Fort Peck Indian Reservation tribal chairman Floyd Azure said he plans to urge the tribes’ executive board to join a lawsuit that accuses the federal government of failing to address the threat a foreign-owned oil pipeline poses to the tribes’ drinking water.
A Yellowstone County man who claims a judge illegally ordered his arrest is now suing that judge, and the officer who arrested him, in federal court. In a lawsuit filed Thursday in U.S. District Court in Billings, Miguel Angel Reynaga Hernandez claims former Yellowstone County Justice of the Peace Pedro Hernandez violated his civil rights when he ordered Cpl. Derrek Skinner to arrest him, despite the fact that Reynaga had not committed a crime.
Dylan Brown, E&E News
If you want to mine coal in the United States, you have to promise to clean up the mess. But the industry’s dramatic downturn has raised questions about the ability of companies to follow through with that promise and whether taxpayers will be responsible for returning land and water to pre-mining conditions.
Editor’s note: This report was produced in collaboration with Outlaw Partners and appears in the Winter 2015/2016 edition of Mountain Outlaw magazine. It is republished here with permission from Outlaw Partners.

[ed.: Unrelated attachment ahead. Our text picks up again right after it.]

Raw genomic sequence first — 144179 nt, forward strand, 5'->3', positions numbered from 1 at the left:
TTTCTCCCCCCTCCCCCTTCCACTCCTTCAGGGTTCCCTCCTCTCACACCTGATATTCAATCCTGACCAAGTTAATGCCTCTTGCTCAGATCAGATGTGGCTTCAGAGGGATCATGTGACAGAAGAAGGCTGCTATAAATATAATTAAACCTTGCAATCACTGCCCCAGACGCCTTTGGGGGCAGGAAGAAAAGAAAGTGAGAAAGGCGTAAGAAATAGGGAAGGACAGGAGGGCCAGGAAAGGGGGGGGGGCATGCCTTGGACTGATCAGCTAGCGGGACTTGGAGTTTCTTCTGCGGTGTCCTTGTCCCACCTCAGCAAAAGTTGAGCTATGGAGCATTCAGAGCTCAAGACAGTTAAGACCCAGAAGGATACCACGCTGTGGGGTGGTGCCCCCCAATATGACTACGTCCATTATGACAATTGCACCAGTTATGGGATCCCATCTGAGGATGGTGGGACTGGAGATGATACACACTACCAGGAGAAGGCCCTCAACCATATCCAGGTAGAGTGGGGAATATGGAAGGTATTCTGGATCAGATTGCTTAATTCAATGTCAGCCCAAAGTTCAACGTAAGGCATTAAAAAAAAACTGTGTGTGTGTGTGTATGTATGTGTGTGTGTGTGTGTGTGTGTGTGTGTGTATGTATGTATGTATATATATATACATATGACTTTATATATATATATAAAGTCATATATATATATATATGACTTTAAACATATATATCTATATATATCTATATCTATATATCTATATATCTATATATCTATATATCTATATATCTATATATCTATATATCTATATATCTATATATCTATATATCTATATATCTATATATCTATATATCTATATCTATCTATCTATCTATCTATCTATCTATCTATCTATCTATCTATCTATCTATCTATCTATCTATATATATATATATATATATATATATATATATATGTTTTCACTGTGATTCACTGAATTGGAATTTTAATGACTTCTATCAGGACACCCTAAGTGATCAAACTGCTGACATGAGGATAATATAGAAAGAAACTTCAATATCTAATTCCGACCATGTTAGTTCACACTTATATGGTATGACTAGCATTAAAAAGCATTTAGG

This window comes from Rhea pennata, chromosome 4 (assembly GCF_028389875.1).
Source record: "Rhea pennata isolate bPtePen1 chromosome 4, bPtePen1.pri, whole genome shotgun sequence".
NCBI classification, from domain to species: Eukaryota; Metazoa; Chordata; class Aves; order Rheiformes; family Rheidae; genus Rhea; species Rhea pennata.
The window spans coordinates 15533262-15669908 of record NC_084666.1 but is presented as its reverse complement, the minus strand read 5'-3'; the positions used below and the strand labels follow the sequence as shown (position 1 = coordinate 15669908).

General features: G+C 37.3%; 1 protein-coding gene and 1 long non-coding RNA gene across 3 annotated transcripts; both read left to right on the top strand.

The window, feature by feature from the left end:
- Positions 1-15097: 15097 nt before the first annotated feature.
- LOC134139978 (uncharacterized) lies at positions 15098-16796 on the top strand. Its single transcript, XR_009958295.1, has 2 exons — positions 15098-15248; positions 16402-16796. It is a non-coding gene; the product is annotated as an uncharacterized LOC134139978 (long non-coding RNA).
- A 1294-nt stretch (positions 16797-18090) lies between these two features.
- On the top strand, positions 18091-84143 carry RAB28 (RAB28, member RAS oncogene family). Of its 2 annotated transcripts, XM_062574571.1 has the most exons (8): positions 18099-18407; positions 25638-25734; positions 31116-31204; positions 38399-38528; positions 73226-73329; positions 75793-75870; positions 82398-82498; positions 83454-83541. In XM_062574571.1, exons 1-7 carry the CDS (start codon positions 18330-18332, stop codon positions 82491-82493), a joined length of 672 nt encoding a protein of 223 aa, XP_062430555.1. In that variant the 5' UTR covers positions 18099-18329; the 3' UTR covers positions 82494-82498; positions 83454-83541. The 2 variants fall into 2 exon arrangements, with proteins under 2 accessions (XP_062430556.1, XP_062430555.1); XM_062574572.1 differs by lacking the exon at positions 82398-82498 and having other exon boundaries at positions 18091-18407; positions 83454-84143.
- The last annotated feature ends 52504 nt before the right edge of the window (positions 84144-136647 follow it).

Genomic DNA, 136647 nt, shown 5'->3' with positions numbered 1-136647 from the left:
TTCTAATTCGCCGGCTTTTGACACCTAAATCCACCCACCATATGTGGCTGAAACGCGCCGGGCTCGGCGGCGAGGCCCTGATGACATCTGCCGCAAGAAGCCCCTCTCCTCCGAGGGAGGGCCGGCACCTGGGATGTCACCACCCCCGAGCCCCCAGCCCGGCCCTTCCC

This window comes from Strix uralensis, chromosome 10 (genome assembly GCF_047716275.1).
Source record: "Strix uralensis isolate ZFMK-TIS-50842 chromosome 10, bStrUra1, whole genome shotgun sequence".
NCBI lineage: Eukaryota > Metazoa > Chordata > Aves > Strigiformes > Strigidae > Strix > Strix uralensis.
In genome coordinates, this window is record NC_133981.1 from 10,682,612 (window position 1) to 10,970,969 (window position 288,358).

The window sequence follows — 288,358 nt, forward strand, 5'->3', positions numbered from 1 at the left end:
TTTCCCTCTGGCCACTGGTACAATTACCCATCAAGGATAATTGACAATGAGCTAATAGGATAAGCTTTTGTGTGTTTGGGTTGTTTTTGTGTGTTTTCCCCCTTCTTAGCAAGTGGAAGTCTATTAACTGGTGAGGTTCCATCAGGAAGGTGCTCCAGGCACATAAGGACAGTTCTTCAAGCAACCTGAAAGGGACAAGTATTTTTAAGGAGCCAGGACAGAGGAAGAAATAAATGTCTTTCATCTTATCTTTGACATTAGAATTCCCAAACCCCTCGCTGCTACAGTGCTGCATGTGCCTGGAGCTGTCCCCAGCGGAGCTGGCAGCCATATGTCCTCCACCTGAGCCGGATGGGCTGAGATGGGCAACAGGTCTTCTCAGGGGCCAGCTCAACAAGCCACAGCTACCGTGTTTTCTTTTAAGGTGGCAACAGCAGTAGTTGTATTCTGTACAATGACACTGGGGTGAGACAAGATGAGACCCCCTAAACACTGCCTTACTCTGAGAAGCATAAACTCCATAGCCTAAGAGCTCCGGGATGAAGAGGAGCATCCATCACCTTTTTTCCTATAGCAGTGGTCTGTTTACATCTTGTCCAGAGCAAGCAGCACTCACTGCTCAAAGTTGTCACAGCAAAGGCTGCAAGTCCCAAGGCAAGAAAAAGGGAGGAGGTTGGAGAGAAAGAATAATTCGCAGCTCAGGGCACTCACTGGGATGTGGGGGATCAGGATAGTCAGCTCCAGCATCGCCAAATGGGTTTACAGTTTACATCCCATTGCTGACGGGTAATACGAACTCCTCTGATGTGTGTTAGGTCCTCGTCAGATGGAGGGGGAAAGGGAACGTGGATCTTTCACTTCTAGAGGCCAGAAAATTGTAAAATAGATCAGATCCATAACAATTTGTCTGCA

OTTER CREEK — Sitting just a few hundred feet from the banks of Otter Creek, on the fertile plains the Northern Cheyenne Indians have called home for thousands of years, Sundance Priest Kenneth Medicine Bull carefully packs tobacco into the bowl of a ceremonial pipe. About a hundred onlookers, many wearing red T-shirts with the words “Save Otter Creek” stamped on them, watch silently as Medicine Bull rhythmically recites a prayer in his native tongue.
Late last year I wrote here about a story that Lee’s Mike Dennison has been following about a Missoula man has fought for nearly a decade to overturn is rape conviction. Cody Marble, 27, was convicted in 2002 of raping a 13-year-old fellow inmate at the Missoula County Juvenile Detention Facility and sentenced to 20 years in prison.